If you messed with them, you messed with her.
His hand was steady as he tipped the potion down the scream-roughened throat. His voice was steady as he chanted the standard counter-curse.
'In another universe,' he thought distantly, 'I might have liked to work at St. Mungo’s, though perhaps more on the research side.'
The man’s companion stripped off his mask and swiped his hair from his face with the back of his hand. It left a bloody streak. His eyes, grieving and hard, were on his companion. He held his friend’s head steady as the younger man worked. “How did the freaking Aurors get hold of one of our own spells so soon?”
The younger man shrugged. “We’ve been using it on raids for two months now. It’s really just a variant of Engorgio—couldn’t have been too hard for one of their researchers to figure it out.”
He resealed the abdomen and Summoned a new vial. “You got him here in time. He’ll live. When he wakes he’ll be in quite a bit of pain. This should get him through the worst of it.”
There was enough there to keep the poor sod out of pain until the Aurors came. Two more names, he had, to send in a flash of red and gold.
There was no friendship he couldn’t betray, to save her.
It had been easier before, when the other side, the victims, had been Marauders, Muggles, Ministry stooges, something, anything, that made their pain not matter.
Somehow all the justifications were evading him now.
It had been so much easier to act when the victims didn’t count… well, and when he usually didn’t see them.
He should pretend in turn that his Slytherin friends didn’t count. That would work too. Just reverse it.
There were spells that worked that way, just reversing effects at a wand-flick. Why wouldn’t this?
Just wall off a part of humanity, some part, any part, and accept that anything done to the walled-off group was justified.
That’s all he had to do, and he was failing at it now.
Wasn’t he committed enough to the cause?
The young man looked at the smallest body. Avada Kedavra did not distort the features; the toddler looked like he was sleeping.
Whatever one said—justly—about the Ministry, they didn’t murder children. Not so far, at least.
At least not deliberately.
It seemed that the lines each side drew between permissible and intolerable behavior were slipping in this war.
But so far they—that side, that one—weren’t killing babies. Weren’t torturing those they actually admitted to be innocent.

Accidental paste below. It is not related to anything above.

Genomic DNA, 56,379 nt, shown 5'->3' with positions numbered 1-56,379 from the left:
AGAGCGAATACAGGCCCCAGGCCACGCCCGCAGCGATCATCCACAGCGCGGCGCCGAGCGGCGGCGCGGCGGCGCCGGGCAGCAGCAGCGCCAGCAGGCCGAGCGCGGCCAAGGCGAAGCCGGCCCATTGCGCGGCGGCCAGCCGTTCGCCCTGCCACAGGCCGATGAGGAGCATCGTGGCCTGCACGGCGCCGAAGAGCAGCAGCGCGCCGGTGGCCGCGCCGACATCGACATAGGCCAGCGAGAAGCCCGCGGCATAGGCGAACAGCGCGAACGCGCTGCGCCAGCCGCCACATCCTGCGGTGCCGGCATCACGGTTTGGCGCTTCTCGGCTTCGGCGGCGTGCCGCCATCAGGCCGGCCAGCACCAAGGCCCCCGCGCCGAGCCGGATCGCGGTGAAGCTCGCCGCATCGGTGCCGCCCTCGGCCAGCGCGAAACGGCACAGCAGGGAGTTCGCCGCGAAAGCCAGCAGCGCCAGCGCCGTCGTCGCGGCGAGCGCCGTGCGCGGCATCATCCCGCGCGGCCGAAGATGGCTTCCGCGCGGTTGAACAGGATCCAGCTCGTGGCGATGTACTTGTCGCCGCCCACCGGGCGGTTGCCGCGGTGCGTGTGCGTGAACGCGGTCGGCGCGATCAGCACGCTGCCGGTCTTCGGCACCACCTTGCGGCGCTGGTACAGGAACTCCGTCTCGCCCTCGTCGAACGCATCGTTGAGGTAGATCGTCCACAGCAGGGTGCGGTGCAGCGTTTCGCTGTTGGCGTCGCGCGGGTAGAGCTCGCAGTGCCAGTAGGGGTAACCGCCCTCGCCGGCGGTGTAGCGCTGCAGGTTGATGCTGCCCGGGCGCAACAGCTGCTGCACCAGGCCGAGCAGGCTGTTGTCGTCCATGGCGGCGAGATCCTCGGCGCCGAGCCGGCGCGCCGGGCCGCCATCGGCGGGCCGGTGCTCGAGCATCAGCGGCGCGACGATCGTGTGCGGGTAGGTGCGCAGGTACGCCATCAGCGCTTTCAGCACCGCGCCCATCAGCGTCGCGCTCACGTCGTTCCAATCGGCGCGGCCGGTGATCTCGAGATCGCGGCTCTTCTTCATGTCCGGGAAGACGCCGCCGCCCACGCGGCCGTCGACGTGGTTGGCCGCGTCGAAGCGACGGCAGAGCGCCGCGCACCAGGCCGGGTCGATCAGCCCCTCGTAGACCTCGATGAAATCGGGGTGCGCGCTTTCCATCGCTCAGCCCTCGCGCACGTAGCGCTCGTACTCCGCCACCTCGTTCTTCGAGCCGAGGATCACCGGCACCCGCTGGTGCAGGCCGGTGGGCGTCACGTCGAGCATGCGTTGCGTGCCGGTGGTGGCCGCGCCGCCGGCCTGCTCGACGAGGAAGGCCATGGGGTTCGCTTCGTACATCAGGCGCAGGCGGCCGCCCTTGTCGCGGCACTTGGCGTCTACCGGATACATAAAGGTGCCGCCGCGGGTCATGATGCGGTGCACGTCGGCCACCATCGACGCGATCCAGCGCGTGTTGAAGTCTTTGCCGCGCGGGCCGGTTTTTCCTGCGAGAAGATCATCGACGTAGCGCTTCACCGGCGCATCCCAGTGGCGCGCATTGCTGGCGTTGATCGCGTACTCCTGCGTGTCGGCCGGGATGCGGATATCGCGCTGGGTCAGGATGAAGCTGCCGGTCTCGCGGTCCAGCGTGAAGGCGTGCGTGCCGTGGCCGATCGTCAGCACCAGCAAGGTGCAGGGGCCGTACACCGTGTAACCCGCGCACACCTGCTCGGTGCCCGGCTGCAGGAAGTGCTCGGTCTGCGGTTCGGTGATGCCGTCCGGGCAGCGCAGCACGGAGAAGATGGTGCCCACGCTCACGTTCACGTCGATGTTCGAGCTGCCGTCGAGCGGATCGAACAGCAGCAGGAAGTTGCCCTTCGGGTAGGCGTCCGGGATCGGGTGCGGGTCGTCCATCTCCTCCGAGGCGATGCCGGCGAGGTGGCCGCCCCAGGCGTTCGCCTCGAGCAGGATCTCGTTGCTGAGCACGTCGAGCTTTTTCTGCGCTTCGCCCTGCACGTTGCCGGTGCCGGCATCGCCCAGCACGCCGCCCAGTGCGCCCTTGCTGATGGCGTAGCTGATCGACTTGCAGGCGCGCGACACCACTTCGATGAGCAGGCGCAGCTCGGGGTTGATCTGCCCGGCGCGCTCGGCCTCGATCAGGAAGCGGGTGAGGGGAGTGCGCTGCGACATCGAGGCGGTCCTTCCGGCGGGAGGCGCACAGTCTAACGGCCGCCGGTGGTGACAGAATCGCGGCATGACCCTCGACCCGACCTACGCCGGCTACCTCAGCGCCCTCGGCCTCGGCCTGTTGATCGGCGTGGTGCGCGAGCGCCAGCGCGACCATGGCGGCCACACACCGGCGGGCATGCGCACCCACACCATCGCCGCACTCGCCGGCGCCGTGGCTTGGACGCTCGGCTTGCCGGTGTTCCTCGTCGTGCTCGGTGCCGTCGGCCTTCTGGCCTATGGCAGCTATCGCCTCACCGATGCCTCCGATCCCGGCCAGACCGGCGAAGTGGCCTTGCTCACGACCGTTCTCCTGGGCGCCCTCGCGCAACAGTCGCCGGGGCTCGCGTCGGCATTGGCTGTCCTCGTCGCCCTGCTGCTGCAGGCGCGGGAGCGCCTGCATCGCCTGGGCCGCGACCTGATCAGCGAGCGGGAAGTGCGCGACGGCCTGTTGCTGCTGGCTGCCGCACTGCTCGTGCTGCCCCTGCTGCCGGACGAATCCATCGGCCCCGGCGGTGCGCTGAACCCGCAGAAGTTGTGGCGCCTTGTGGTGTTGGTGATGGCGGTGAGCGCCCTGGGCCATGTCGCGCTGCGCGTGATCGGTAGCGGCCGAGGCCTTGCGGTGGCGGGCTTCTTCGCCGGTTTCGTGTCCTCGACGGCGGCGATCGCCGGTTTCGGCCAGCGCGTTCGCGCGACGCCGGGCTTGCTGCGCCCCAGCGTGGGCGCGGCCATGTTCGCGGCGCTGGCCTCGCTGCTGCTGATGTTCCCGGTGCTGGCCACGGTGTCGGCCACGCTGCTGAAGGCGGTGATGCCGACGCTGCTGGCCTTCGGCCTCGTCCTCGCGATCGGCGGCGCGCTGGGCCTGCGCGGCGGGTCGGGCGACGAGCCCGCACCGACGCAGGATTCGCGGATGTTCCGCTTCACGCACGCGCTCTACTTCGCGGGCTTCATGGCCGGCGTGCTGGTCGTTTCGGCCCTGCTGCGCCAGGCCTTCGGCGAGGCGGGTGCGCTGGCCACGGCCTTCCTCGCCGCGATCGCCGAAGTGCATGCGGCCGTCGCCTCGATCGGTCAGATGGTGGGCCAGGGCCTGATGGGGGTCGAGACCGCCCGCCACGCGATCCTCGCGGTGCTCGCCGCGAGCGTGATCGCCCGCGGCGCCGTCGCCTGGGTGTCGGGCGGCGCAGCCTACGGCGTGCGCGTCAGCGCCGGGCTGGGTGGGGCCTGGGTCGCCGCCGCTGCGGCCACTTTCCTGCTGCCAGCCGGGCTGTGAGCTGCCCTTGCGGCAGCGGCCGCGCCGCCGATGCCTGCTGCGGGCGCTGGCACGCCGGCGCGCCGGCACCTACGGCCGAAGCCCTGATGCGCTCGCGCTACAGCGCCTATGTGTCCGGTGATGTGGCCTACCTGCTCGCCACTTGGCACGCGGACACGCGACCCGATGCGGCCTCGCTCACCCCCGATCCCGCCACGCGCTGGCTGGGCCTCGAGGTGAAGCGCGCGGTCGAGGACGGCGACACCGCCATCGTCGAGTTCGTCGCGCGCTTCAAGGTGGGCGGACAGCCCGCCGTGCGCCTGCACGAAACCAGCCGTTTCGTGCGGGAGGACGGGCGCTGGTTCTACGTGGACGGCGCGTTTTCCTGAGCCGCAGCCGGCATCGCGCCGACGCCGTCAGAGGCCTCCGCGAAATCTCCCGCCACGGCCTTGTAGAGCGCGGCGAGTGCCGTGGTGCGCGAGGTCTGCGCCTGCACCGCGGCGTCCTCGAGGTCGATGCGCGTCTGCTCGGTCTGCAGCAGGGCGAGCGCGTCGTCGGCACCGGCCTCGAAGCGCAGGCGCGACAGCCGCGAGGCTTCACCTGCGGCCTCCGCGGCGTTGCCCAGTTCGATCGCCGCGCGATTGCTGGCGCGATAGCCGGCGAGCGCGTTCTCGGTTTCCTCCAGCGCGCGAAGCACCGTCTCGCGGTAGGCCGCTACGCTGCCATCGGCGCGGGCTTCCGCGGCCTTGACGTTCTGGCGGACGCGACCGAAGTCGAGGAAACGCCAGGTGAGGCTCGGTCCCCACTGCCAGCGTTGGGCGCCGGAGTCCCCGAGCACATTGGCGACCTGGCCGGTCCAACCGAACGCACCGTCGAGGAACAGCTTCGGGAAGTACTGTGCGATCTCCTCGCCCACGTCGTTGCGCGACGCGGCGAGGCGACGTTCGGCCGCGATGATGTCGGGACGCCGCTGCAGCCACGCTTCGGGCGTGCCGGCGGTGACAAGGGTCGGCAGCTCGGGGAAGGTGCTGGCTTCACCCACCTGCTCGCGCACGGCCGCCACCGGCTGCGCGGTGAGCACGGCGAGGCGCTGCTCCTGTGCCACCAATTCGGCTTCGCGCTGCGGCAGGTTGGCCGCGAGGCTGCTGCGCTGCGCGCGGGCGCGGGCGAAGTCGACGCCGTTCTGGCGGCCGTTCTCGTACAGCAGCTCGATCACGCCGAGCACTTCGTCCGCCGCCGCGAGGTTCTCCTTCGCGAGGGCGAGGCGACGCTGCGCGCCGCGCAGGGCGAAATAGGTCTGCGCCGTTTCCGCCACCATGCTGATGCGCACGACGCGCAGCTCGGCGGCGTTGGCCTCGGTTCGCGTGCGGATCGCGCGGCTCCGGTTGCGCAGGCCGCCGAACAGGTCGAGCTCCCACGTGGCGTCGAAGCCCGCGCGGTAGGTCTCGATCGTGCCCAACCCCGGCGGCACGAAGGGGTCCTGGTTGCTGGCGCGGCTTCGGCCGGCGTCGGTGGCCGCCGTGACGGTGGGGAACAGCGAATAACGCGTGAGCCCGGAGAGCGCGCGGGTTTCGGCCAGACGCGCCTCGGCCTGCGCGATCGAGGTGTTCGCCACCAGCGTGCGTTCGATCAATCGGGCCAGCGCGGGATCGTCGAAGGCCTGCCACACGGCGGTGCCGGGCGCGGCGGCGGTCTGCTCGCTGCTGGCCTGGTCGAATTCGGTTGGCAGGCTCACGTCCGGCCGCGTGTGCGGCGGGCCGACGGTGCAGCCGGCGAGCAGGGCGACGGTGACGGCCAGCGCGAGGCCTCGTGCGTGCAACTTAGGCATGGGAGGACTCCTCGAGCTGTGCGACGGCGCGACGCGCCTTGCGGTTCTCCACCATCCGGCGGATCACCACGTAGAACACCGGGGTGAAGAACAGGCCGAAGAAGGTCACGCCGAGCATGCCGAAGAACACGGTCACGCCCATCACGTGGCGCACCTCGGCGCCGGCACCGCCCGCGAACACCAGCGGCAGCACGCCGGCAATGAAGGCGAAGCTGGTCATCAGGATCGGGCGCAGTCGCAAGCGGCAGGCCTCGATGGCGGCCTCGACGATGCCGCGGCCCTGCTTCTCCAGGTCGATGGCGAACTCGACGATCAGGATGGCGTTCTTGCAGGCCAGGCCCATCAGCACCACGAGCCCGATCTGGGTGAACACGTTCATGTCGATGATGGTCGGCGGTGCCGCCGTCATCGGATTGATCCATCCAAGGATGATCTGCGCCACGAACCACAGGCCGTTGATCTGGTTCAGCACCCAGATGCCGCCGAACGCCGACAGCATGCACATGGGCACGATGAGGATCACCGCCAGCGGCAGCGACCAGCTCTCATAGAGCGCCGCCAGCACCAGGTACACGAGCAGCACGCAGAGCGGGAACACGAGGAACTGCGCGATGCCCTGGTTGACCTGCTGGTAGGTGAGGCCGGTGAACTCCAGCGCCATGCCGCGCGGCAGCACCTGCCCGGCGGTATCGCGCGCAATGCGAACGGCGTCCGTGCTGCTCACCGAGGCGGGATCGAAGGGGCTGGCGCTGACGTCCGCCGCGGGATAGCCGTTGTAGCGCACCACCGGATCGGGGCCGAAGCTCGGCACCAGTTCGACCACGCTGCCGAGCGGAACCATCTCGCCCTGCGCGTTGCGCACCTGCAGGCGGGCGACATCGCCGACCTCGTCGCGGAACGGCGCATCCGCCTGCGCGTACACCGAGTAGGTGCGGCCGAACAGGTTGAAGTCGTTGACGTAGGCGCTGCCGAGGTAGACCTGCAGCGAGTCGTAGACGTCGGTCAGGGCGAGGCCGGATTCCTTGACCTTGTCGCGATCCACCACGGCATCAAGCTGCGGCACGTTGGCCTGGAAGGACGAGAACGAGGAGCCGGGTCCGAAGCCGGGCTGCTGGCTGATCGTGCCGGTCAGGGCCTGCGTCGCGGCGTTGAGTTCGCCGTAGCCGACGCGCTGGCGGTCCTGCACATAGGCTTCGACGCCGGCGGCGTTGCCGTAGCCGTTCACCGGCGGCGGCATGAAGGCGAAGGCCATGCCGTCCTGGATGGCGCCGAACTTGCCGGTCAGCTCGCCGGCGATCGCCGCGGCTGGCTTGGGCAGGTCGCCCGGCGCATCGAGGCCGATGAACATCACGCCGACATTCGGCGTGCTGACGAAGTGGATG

And so far when the Ministry did kill, it wasn’t because of some accident of birth. They at least claimed that someone had done something wrong before they destroyed the soul or sanity.
Was that a strong enough reason to choose a side?
Mazed by his sleepless nights, he was not entirely sure whether he was half-dreaming or just remembering. He couldn’t have reached the point of hallucination, surely.
Red hair shone in golden sunlight. A girl laughed in delight as she raised her first wand.
A silver-haired boy, assured and handsome, patted a thin back in welcome. Someone who’d never been made welcome felt the warmth with wonder.
Two dark-haired boys raised their wands simultaneously, their faces twisted in sneers, while the sodding prefect and the sycophant stood lookout—and then their faces changed as Mulciber and Avery slid out from their concealment and stood at his back. Three against four wasn’t the kind of odds the brave Gryffindors favored. He had laughed as their faces fell.
He had given Mulciber and Avery to those same brave Gryffindors, the very same.
The Draught of Living Death would solve his immediate problem. He still had enough concentration to brew it; it was quite a simple formulation.
He should have opted for Dreamless Sleep. He dreamt the phoenix sang to him and wept, its tears flashing crimson and gold. They fell on his Mark and sizzled, and he couldn’t manage to wake up to escape.
Anyone he grew close enough to, to recognize, he would betray.
He would report in a flash of crimson and gold.
This was now a given—though he wasn’t sure that he could say why.
The other side would kill her with her child if they found her. They would kill her if they won.
Thin justification for so much betrayal. Snape hugged it to his thin chest.
A/N: None of this is mine; I think I wouldn’t have wanted it to be. I’ve somewhat misused the Yeats poem: W.B. is talking about the listing of names of heroes who died opposing a corrupt, incompetent, and murderous Ministry. Those heroes were called, by the other side, terrorists.
The names listed here could also, in one interpretation, be taken to be that of people opposing a corrupt Ministry. This listing of names, however, is for a very different purpose—and that purpose is assumed, without reservation, to be heroic in canon.
Canon is not very nuanced.
The other poem Snape remembers is “Dover Beach,” by Matthew Arnold. For those who don’t remember it, it’s about the loss of faith.